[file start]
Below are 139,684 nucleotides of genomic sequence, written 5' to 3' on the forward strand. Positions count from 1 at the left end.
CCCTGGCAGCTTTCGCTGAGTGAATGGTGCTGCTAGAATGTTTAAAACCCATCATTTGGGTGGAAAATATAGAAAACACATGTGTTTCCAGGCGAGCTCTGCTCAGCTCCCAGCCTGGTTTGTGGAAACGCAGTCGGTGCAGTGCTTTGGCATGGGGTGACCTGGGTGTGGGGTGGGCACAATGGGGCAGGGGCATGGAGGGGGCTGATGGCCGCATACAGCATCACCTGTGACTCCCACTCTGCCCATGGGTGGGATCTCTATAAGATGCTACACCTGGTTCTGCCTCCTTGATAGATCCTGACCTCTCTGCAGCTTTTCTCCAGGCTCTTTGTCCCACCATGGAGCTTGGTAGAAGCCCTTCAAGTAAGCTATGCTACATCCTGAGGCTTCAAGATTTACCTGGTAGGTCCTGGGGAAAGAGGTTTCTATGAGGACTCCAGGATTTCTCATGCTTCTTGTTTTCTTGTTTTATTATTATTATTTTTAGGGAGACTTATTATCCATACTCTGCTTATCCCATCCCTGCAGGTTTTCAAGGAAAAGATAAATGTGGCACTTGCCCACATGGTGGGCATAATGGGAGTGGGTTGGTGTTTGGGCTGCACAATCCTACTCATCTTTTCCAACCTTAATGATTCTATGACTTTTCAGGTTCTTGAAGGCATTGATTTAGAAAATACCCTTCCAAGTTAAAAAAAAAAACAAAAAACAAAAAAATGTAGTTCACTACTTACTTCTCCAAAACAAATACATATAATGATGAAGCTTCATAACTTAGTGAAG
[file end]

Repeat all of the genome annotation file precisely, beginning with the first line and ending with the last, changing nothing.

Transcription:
Below are 139,684 nucleotides of genomic sequence, written 5' to 3' on the forward strand. Positions count from 1 at the left end.
CCCTGGCAGCTTTCGCTGAGTGAATGGTGCTGCTAGAATGTTTAAAACCCATCATTTGGGTGGAAAATATAGAAAACACATGTGTTTCCAGGCGAGCTCTGCTCAGCTCCCAGCCTGGTTTGTGGAAACGCAGTCGGTGCAGTGCTTTGGCATGGGGTGACCTGGGTGTGGGGTGGGCACAATGGGGCAGGGGCATGGAGGGGGCTGATGGCCGCATACAGCATCACCTGTGACTCCCACTCTGCCCATGGGTGGGATCTCTATAAGATGCTACACCTGGTTCTGCCTCCTTGATAGATCCTGACCTCTCTGCAGCTTTTCTCCAGGCTCTTTGTCCCACCATGGAGCTTGGTAGAAGCCCTTCAAGTAAGCTATGCTACATCCTGAGGCTTCAAGATTTACCTGGTAGGTCCTGGGGAAAGAGGTTTCTATGAGGACTCCAGGATTTCTCATGCTTCTTGTTTTCTTGTTTTATTATTATTATTTTTAGGGAGACTTATTATCCATACTCTGCTTATCCCATCCCTGCAGGTTTTCAAGGAAAAGATAAATGTGGCACTTGCCCACATGGTGGGCATAATGGGAGTGGGTTGGTGTTTGGGCTGCACAATCCTACTCATCTTTTCCAACCTTAATGATTCTATGACTTTTCAGGTTCTTGAAGGCATTGATTTAGAAAATACCCTTCCAAGTTAAAAAAAAAAACAAAAAACAAAAAAATGTAGTTCACTACTTACTTCTCCAAAACAAATACATATAATGATGAAGCTTCATAACTTAGTGAAG